USS Dixie (1893)
|Builder:||Newport News Shipbuilding and Dry Dock Co., Newport News, Virginia|
|Laid down:||1893, as El Rio|
|Acquired:||by purchase, 15 April 1898|
|Commissioned:||19 April 1898|
|Decommissioned:||7 March 1899|
|Recommissioned:||15 November 1899|
|Decommissioned:||21 July 1902|
|Recommissioned:||1 October 1903|
|Decommissioned:||23 October 1905|
|Recommissioned:||2 June 1906|
|Decommissioned:||1 November 1907|
|Recommissioned:||2 February 1909|
|Decommissioned:||30 June 1922|
|Reclassified:||AD-1, 17 July 1920|
|Motto:||Fight With Our Lives So People Can Live|
|Fate:||Sold for scrapping, 25 September 1922|
|Displacement:||6,114 long tons (6,212 t)|
|Length:||405 ft 9 in (123.67 m)|
|Beam:||48 ft 3 in (14.71 m)|
|Draft:||20 ft (6.1 m)|
|Speed:||14 knots (26 km/h; 16 mph)|
|Complement:||224 officers and enlisted|
|Armament:||10 × 3 in (76 mm) guns|
She was built as the steam brig El Rio in 1893 by Newport News Shipbuilding and Dry Dock Co., Newport News, Virginia, purchased by the Navy 15 April 1898, converted to an auxiliary cruiser by her builder, and commissioned 19 April 1898, Commander Charles Henry Davis in command.
Spanish-American War, 1898–1899
Dixie stood out of Hampton Roads, 11 June 1898, and arrived at Santiago de Cuba on 19 June. Attached to Eastern Squadron, North Atlantic Fleet, she cruised in the West Indies during the Spanish-American War on blockade duty and convoying Army transports. During 27 and 28 July, she participated in the capture of Ponce, Puerto Rico, landing an armed force which received the surrender of the towns of Ponce and La Playa. She sailed from Guantánamo Bay, Cuba, 24 August and arrived at Philadelphia 22 September, where she was placed out of commission 7 March 1899. Between 15 March and 15 July she was on loan to the War Department for use as a transport.
Training ship, 1899–1902
Recommissioned 15 November 1899, Dixie began service as a training ship for recruits. From 17 December 1899 to 8 August 1900, she sailed to the West Indies, the Mediterranean, through the Suez Canal to the Philippines, where she transferred men to the base at Cavite, returning to the United States by the same route. Another training cruise was made from 29 September 1900 to 28 February 1901, during which she visited the Azores, Madeira, Gibraltar, and Mediterranean ports returning by way of the West Indies and La Guaira, Venezuela, to Norfolk. She transferred men and stores to the South Atlantic Station between 7 May and 3 July 1901, then made another training cruise to northern European waters and the Mediterranean between 24 July 1901 and 7 May 1902. From 14 May to 6 June 1902 she was on special duty, transporting provisions and supplies for the relief of victims of the volcanic eruptions of Soufrière, Martinique and Mount Pelée, St. Vincent in the West Indies. She went out of commission at New York Navy Yard on 21 July 1902.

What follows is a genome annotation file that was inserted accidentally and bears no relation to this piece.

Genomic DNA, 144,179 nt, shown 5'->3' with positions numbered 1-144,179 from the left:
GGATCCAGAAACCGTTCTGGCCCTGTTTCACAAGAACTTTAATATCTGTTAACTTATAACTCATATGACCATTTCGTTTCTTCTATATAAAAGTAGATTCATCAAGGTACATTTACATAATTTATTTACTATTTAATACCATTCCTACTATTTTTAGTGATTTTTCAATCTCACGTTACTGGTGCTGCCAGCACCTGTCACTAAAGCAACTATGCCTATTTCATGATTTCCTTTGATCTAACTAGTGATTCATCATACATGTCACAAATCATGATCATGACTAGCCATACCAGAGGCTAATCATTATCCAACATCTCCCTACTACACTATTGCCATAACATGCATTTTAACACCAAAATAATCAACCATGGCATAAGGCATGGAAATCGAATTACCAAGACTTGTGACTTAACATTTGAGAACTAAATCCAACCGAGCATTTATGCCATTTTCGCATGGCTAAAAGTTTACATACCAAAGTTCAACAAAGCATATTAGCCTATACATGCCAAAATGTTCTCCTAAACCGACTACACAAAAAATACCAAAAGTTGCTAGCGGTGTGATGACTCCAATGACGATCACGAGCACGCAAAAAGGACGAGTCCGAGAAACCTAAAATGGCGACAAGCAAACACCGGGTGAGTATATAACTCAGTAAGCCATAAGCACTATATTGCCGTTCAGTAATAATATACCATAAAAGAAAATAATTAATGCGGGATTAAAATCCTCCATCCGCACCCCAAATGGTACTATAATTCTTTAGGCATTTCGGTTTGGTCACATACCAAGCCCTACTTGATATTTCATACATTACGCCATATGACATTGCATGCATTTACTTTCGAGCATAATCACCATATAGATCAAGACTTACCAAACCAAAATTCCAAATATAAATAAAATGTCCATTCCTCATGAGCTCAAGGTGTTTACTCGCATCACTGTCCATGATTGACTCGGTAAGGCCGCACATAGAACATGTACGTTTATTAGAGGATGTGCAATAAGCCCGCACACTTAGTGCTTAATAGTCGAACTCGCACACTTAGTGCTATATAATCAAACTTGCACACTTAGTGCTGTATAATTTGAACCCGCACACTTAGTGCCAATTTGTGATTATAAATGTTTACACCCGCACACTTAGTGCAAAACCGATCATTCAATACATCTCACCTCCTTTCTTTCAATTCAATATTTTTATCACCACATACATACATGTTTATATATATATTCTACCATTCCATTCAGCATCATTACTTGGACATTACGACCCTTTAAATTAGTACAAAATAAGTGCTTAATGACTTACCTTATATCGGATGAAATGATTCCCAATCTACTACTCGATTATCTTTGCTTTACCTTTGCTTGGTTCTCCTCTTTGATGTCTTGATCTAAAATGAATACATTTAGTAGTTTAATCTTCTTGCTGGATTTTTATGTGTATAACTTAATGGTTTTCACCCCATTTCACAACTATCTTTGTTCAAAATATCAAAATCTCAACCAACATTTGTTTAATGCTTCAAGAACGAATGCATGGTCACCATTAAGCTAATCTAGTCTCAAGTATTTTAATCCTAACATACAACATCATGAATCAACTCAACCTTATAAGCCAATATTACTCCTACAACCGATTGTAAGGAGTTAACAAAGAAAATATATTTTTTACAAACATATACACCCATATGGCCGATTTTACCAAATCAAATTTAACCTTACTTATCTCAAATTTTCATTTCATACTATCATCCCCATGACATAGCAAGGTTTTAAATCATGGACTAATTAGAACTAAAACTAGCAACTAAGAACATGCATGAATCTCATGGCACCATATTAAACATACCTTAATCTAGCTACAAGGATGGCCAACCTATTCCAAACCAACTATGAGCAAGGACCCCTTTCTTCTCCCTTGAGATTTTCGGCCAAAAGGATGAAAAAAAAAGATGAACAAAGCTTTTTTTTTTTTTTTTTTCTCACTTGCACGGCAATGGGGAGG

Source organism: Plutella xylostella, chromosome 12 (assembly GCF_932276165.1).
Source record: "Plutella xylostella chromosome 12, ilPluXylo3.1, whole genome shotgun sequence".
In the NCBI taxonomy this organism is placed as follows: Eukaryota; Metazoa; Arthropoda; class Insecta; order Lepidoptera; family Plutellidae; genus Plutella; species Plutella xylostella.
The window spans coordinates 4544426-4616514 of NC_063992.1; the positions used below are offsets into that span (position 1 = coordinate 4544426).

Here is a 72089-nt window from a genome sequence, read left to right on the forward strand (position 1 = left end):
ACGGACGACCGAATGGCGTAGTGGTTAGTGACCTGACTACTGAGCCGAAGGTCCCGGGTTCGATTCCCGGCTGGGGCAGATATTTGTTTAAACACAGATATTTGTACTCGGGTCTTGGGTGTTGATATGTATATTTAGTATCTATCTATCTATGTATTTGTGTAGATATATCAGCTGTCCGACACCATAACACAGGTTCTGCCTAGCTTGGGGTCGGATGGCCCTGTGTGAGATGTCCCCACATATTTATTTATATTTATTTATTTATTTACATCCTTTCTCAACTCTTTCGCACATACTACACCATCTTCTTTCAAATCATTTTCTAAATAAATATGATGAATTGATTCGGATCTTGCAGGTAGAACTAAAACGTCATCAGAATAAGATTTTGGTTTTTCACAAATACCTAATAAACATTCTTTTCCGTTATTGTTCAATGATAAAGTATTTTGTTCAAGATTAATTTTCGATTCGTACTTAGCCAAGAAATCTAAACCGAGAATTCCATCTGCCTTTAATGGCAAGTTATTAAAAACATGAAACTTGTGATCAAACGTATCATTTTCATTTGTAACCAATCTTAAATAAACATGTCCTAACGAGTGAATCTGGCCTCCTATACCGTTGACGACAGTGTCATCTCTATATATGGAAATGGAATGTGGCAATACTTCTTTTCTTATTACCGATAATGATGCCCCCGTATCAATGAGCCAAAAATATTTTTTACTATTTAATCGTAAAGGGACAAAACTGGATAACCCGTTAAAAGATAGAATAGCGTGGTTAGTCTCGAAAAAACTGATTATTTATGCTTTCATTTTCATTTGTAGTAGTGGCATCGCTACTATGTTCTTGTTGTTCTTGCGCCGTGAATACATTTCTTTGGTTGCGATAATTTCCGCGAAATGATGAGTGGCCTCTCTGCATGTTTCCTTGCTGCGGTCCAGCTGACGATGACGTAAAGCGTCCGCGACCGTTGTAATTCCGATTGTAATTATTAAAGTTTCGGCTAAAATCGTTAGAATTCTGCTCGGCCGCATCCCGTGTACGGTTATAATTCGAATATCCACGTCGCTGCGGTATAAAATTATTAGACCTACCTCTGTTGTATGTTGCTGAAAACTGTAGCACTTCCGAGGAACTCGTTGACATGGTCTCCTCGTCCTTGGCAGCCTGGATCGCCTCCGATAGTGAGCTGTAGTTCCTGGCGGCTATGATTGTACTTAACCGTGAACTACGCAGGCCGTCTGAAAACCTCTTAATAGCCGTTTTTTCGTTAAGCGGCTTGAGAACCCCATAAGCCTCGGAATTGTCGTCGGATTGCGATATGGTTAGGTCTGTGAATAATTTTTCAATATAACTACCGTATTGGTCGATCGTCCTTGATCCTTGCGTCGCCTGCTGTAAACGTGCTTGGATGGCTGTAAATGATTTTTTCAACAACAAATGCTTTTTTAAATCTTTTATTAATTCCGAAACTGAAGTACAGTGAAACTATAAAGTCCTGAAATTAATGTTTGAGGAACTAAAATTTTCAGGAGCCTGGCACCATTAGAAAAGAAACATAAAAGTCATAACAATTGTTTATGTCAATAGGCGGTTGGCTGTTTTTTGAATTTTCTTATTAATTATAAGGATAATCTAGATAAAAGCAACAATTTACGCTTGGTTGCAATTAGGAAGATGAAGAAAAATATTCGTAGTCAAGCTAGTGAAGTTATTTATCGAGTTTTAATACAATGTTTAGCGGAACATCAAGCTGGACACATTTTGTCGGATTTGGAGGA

Caribbean Squadron, 1903–1907
Dixie was recommissioned 1 October 1903 and joined the Caribbean Squadron, North Atlantic Fleet. She served principally as a transport on the east coast, in the Caribbean, and the Panama Canal Zone, carrying Marines, recruits for training, and drafts of men for other vessels as well as engaging in target practice for her crew and Reserves. Assigned to the Special Service Squadron she steamed from Philadelphia 26 June 1905 to carry a party of scientists to the Mediterranean to observe the solar eclipse of 30 August. She arrived at Bone, Algeria, 21 July, and established Eclipse Station No. 2 for these observations. Returning to Philadelphia 13 October, she was returned to a noncommissioned status 10 days later. In commission again from 2 June 1906 to 1 November 1907, she transported Marines and stores to the Caribbean and cruised in that area to protect American interests.
Destroyer Tender, 1909–1922
She remained out of commission until 2 February 1909 when she was assigned as tender to Atlantic Torpedo Flotilla and Destroyer Squadron, Atlantic Fleet. She cruised on the east coast, in the Caribbean, and in the Gulf of Mexico in this service. In addition to her tender duty, she towed submarines; transported Marines and crews for other ships; carried the Nicaraguan expeditionary force to Colón, C.Z., and took part in the operations off Mexico during April and May 1914, transporting supplies and refugees from 1914 to 1915. She returned to Philadelphia 16 December 1915.
From 18 June 1916 to 6 May 1917, Dixie served as tender for Destroyer Force, Atlantic Fleet; engaged in gunnery exercises with destroyers and maneuvers with the fleet; delivered stores and mail; transported refugees from Mexico to Galveston, Texas, and served as tender to Squadron 4, Patrol Force, at Key West.
With American entry into World War I, Dixie departed Philadelphia 31 May 1917 to join U.S. naval forces operating in European waters. Arriving at Queenstown, Ireland, 12 June, she served as tender for American destroyers based at that port until 15 December 1918, except for a period of similar duty at Berehaven (21 June-27 August 1917). Returning to Philadelphia 22 February 1919, Dixie served as tender to destroyer flotillas operating on the east coast, and in the Caribbean. On 24 February 1919, Dixie ran aground shortly after putting out of Kingston, Jamaica. She was pulled free by USS Bridgeport, and was able to continue on with the destroyer force to Guantánamo Bay.
Classified AD-1 on 17 July 1920 she arrived at Philadelphia 16 July to tend the destroyers in reserve at Philadelphia Navy Yard. From 6 April 1921 to 17 May 1922 she was again tender to Destroyer Squadrons Atlantic Fleet, cruising along the east coast from New York to Charleston, South Carolina. Dixie was decommissioned 30 June 1922 and sold 25 September of the same year.
- This article incorporates text from the public domain Dictionary of American Naval Fighting Ships. The entry can be found here.